Wednesday April 26th
4/26/17 - Hoare and Breaking out
Did this tutorial today.
In true “me” style, I always have fun with the messages.
I did this one a while ago called “GnomeRave”, based on a first-person shooter tutorial, in Java.
I made the textures and stuff myself.
Breakout cont’d…What I’d like to continue:
In terms of the Pong/Breakout game, I started also with adding a second ball, but need to work out the mechanics, etc for it.
Strangely, I remember my brother making this when we were younger. He probably used Java. :)
Oh, and the bricks were made in Paint, pixel by pixel, etc.
Also some notes on Hoare -> Homework done today
- I may attend a really interesting talk tonight for Papers We Love, in my local chapter. My mom (I know…I’m ten :) ) doesn’t want me to stay out too late, as I have a cold, so..we’ll see.
- Here is the Hoare paper referenced: Robert Rosen: The Well Posed Question and Its Answer- Why are Organisms Different from Machines.
- “The only meaningful physical events which occur in the world are represented by the evaluation of observables on states.”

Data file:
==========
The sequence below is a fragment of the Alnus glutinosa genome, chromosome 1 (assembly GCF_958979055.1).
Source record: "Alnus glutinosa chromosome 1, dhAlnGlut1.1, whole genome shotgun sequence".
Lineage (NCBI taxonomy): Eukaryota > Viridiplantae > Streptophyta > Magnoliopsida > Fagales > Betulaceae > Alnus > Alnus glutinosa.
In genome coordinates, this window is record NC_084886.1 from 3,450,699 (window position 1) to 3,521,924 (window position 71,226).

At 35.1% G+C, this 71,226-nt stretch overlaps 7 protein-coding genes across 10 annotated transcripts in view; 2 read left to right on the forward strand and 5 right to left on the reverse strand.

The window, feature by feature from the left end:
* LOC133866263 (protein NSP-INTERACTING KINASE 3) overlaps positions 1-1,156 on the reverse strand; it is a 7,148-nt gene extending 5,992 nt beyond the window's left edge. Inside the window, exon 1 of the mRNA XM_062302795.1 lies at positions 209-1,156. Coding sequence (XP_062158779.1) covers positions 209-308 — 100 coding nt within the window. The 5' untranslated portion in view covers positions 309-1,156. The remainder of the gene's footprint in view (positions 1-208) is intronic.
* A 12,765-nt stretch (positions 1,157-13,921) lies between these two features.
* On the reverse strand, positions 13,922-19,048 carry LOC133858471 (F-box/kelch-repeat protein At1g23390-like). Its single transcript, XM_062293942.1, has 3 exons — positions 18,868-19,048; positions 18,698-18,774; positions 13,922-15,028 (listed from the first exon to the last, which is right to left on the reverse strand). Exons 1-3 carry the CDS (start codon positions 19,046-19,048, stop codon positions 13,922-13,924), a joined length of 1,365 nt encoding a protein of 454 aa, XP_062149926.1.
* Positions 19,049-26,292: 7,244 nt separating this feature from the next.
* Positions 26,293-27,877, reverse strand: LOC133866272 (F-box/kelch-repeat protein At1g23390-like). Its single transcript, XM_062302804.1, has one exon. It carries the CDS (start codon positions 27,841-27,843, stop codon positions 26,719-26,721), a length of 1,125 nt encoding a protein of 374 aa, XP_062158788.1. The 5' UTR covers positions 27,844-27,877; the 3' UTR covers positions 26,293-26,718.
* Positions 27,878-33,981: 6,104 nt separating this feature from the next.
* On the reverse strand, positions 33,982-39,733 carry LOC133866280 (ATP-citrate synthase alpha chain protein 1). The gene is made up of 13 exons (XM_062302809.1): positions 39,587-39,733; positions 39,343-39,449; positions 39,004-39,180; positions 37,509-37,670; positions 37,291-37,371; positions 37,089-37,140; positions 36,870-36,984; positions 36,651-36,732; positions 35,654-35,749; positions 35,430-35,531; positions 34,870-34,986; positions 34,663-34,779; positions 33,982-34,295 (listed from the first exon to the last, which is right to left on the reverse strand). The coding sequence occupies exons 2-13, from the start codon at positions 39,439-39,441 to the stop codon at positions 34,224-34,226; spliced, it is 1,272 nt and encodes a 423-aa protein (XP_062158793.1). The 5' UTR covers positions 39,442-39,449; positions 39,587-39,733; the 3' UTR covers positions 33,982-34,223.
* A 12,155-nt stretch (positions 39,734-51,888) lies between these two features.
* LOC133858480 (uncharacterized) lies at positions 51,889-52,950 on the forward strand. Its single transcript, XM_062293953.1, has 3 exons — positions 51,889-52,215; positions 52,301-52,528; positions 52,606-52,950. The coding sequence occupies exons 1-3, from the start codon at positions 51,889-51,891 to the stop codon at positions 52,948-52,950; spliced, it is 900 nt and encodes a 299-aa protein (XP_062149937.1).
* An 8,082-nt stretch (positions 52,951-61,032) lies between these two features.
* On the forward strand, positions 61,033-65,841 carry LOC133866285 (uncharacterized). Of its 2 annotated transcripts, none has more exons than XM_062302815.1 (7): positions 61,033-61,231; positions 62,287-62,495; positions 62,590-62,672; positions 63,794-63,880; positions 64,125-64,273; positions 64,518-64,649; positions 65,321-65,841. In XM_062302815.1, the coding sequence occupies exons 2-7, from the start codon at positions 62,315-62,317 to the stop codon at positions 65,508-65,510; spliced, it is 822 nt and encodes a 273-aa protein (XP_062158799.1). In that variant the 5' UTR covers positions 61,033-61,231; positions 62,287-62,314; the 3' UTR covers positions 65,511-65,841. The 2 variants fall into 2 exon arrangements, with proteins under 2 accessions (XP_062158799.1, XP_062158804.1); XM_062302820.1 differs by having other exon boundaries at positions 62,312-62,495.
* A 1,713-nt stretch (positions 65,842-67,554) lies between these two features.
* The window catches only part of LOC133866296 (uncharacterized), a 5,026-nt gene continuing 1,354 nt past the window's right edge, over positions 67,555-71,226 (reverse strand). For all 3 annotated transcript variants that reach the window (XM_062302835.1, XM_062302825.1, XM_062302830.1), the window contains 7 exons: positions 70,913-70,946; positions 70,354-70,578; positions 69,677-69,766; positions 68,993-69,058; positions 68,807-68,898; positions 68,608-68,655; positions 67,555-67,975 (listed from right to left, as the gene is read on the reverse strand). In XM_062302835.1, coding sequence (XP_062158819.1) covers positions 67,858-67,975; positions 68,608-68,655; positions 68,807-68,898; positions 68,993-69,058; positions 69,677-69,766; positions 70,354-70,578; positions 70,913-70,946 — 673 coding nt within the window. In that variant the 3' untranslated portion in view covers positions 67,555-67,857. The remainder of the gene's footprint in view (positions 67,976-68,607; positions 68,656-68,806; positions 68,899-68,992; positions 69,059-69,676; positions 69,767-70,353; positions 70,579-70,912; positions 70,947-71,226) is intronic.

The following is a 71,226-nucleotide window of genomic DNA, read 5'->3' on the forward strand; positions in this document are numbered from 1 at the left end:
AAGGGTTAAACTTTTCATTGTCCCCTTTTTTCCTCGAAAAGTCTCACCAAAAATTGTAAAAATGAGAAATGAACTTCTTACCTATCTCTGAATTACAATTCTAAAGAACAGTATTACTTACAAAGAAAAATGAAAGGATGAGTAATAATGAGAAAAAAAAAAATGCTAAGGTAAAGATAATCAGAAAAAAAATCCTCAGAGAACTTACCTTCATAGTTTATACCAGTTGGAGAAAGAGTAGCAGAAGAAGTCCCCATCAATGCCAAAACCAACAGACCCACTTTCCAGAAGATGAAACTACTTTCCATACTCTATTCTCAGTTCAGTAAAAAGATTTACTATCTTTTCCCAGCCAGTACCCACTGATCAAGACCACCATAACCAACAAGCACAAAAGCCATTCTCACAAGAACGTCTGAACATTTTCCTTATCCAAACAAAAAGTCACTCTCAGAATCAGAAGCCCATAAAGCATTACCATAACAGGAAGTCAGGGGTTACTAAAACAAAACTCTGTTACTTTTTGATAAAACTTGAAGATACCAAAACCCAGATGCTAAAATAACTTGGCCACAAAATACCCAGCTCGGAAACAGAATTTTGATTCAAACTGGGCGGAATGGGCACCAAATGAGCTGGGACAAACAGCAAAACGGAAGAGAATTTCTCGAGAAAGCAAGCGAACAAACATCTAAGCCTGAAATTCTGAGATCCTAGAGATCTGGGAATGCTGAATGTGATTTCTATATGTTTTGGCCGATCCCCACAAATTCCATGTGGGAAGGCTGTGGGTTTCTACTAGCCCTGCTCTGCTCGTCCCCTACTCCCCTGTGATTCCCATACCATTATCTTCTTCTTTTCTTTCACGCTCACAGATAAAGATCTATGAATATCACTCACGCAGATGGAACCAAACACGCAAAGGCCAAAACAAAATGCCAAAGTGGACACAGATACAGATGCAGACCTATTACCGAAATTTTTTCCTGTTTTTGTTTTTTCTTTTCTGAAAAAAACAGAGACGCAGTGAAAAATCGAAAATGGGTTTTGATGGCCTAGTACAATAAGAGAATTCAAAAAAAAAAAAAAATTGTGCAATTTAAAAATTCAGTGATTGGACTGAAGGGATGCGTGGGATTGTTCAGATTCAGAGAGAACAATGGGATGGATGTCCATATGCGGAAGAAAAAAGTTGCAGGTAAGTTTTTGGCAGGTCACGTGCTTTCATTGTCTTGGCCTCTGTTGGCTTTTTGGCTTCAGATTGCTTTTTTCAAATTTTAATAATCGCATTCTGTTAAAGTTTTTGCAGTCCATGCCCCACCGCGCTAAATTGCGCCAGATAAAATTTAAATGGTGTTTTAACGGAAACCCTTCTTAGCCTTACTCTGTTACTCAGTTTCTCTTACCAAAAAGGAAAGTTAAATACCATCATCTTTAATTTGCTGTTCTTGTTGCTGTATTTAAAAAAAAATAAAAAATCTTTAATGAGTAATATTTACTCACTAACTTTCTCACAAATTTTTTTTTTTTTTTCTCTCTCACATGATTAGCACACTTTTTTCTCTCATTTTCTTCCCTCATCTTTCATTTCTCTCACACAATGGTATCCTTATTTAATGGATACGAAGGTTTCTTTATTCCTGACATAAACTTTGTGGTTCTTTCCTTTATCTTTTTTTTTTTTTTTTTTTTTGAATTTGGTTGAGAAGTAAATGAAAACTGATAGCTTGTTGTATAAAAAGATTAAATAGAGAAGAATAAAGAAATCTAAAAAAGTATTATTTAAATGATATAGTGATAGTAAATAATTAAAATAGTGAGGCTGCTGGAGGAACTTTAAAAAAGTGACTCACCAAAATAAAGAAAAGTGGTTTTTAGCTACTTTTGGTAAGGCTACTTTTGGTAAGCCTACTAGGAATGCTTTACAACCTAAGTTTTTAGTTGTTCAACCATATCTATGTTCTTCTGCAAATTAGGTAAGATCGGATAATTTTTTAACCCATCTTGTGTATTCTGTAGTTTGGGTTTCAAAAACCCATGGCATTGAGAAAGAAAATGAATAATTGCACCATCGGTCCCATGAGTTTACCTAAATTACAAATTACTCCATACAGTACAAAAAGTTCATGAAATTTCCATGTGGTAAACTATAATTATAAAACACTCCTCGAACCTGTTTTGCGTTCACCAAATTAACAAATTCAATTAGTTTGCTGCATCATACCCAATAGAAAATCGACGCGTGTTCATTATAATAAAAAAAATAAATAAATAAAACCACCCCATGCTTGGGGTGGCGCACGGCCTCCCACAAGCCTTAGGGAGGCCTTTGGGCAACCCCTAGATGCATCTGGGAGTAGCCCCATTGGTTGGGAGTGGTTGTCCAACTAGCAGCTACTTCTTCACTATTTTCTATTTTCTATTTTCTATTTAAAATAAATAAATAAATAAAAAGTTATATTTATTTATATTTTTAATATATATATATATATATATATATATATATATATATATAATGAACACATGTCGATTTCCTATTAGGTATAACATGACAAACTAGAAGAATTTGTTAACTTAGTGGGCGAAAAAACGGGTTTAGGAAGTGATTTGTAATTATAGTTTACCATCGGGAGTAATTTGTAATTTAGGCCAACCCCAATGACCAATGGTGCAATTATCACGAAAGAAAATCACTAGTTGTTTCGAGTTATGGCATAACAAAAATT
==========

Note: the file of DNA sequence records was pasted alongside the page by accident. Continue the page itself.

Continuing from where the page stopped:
- “Every observable can be regarded as a mapping from states to real numbers.”
Yes. Map -> Category Theory.
He says “In its purest form, it is called ‘category theory’.
“Category theory is a stratified or hierarchical structure without limit, which makes it suitable for modeling the process of modeling itself.”
Things to get done
C++ lab (with my partner). I believe it’s another game! :)
Logic class new week opened up. Excited. It looks like there is some Hoare in there!
I have a little bit of energy, because I’m getting better, and that can be a dangerous thing for me because I like working…a lot.
- I also bought this neat book a while ago. It arrived and I hope a few people at PWL can see it, perhaps, tonight. It’s on Number Theory. It’s called “Recreations in the Theory of Numbers”, and it’s by Albert H. Beiler.
Why did you buy a random Mathematics book, Krystal? Actually, I’m hoping that I can not just understand some of the problems, but solve them computationally (ie using a programming language). That, and well, those kinds of books are very fun!
- I am also bringing Haskell stickers tonight for my group. Woop!
- I learned the Laws of Thermodynamics in high school, but never can recall learning about Onsager reciprocal relations.